Even in this overall quite brutal movie, the savagery of the deaths stands out. Aaron Korey (Jefferson Hall) and Dana Haines (Rhian Rees) are more professional than Wallace and Teddy—their show reads more “Serial” than it does guys in graphic tees farting into microphones. They’re also insensitive and selfish, but in a way that suggests they take themselves seriously; when they taunt Michael Myers or press Laurie Strode (Jamie Lee Curtis) for details about her ordeal, they’re “doing it for the story.” Still, their callousness makes them two more justified deaths, dispatched by Michael early on in the film in an intensely violent scene in a filthy gas station bathroom.

Halloween

Aaron and Dana’s self-aggrandizing smugness is a symptom of “true crime brain,” something that’s not unique to podcasters but which developed a particularly virulent strain during a boom in true crime podcasts in the late 2010s. “True crime brain” makes a person hypervigilant about potential threats to the self, yet callous about actual violence towards others; the condition is accurately diagnosed in the under-the-radar 2015 indie TV show “Women Who Kill,” in which producing the podcast of the same name poisons the brains of exes Morgan (Ingrid Jungermann) and Jean (Ann Carr) until they see serial killers everywhere they look. The podcast fades into the background as the film goes on, but an early scene where the hosts talk shop with a convicted serial killer is withering in its critique.

And while the actual content of said podcast is amusingly unclear, “podcaster” is also code for “terrible person” in “Bodies Bodies Bodies” (2022), Halina Reijn’s self-conscious Gen Z slasher about a group of rich kids (and one working-class misfit) who turn on each other when a party game goes horrifically wrong. In the film, Rachel Sennott’s character, Alice, is a superficial, self-centered, faux-progressive podcaster whose ego—she cannot tolerate the accusation that one of her friends “hate-listens” to her podcast, and starts an argument that turns violent—directly leads to her demise. Although, to be fair, she’s not any worse than her onscreen friends.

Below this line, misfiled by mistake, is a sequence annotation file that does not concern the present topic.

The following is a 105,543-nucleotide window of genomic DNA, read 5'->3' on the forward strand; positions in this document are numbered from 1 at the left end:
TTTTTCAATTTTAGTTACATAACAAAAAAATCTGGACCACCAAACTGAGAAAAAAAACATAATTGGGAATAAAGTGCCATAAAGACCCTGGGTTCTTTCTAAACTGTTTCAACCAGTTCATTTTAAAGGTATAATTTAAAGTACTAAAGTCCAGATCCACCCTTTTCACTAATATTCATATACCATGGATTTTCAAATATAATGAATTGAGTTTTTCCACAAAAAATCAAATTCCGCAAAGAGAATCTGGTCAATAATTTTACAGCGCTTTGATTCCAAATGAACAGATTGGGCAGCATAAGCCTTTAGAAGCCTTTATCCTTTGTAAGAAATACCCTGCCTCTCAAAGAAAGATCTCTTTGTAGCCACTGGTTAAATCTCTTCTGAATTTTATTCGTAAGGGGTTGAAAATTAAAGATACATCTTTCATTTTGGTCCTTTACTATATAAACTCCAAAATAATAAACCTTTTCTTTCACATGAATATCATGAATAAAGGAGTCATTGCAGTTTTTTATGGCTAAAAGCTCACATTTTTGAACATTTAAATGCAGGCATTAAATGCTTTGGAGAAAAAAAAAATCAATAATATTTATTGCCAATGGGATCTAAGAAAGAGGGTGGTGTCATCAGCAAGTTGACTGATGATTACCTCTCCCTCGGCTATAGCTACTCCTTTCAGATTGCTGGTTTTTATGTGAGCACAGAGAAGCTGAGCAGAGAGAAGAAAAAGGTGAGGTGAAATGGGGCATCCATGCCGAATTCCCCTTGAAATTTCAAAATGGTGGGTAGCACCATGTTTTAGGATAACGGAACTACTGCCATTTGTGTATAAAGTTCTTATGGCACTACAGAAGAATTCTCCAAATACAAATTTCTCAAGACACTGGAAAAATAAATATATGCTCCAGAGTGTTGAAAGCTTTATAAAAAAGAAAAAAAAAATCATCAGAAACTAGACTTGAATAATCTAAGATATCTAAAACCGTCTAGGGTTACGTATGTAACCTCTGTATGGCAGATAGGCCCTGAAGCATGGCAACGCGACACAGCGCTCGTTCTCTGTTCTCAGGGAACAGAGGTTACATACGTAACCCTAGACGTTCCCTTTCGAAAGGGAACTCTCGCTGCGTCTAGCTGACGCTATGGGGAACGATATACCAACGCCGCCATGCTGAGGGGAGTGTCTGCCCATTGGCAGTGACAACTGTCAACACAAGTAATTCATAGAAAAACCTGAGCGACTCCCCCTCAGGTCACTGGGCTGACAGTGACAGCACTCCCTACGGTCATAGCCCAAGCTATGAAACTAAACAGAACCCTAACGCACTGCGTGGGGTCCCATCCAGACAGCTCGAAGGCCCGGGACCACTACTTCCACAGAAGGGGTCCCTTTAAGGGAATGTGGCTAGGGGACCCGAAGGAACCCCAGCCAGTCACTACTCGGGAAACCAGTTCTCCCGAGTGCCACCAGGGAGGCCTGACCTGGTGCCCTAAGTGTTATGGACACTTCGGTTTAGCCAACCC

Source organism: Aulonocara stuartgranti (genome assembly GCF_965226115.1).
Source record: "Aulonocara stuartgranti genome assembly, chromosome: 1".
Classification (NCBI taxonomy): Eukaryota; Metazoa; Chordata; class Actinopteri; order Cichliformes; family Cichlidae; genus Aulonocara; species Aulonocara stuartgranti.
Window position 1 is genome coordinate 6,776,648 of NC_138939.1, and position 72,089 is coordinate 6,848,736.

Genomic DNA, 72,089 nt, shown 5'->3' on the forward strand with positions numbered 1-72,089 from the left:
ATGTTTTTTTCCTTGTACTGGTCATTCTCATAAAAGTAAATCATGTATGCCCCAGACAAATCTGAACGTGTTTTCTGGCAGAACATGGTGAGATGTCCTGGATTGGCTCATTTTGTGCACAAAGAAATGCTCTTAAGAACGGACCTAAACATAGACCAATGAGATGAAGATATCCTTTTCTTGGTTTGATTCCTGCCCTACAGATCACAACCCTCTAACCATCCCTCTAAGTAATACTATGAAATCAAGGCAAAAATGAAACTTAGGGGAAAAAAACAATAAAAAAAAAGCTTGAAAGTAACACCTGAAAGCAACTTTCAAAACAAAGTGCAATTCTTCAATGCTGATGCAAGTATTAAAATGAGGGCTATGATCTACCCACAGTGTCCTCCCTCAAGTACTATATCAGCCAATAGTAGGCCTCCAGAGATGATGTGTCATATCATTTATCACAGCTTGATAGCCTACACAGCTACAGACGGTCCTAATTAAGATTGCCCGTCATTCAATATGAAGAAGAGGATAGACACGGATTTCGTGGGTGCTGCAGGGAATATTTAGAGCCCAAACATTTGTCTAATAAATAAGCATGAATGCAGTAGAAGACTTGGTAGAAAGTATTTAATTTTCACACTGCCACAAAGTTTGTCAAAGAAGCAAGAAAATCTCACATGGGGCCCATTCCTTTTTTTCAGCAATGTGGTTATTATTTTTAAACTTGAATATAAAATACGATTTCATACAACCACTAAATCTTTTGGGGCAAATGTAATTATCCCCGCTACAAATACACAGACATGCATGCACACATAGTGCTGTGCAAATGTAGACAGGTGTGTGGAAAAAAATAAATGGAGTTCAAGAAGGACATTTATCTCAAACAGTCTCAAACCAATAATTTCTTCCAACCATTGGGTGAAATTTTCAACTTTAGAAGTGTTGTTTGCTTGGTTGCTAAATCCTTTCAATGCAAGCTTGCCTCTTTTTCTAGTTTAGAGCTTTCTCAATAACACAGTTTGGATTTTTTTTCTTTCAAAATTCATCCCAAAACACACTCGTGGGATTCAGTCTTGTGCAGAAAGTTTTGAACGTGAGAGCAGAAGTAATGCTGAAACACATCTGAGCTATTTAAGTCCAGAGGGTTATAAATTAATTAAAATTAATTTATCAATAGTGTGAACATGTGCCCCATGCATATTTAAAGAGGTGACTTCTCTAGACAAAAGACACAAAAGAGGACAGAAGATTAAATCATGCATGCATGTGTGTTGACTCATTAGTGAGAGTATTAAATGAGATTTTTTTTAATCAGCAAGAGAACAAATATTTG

Gary (Ethan Suplee) in “The Hunt” (2020) is Alice’s mirror image, an equal and opposite right-wing idiot whose wounded ego explodes into violence with remarkable speed. Compared to that of the podcaster characters in “Halloween,” Gary’s death isn’t stretched out for the audience’s pleasure—part of the film’s overall contrarian raison d’etre. But he, and to an extent Alice, reflect the echo chamber of partisan politics in 21st-century America—a divide fueled, in part, by social media and podcasts—as well as skepticism of the credentials of a new type of media figure.

Monolith

Monolith” (2023) also plays with the tension between podcasts and more traditional forms of media, forcing its protagonist, a disgraced journalist played by Lily Sullivan, to “lower” herself by working on a paranormal podcast after losing her job at a newspaper. “The Interviewer,” as she’s called in the script, is disdainful of her new medium at first, seeing it as ridiculous and beneath her. But she gets sucked into it nonetheless, which is not only a commentary on the seductive power of likes and shares—the podcast takes off as the film’s mystery deepens, and the two forces fuel each other—but also a tacit defense of the integrity of podcasts themselves.

“The Interviewer” is not an unlikeable protagonist because she’s working on a podcast. In fact, there are some rather lovely scenes in this chamber piece thriller that show visually how a podcast is constructed. She and her lack of integrity leading into the project are the problem, making her an unreliable narrator as she takes on a private-eye type of role investigating the mystery of the “black bricks” that have been randomly appearing on doorsteps across the globe. The film doesn’t hate its lead simply for being a podcaster, but for sneering at podcasting while also being bad at it.

Nearly ten years into surveying horror movies with podcasters as characters, we finally find one that isn’t hostile towards podcasts in general. Perhaps we’re finally starting to get used to them; in a milestone of normalization, Lifetime now has two original films, “The Podcast Murders” and “A Podcast to Die For,” whose heroines are true crime podcasters. Going from repellant to plug-and-play aspirational within a decade? Not so bad! The influencers, on the other hand, still have a way to go. 

Katie Rife

Katie Rife is a freelance writer and critic based in Chicago with a speciality in genre cinema. She worked as the News Editor of The A.V. Club from 2014-2019, and as Senior Editor of that site from 2019-2022. She currently writes about film for outlets like Vulture, Rolling Stone, Indiewire, Polygon, and RogerEbert.com.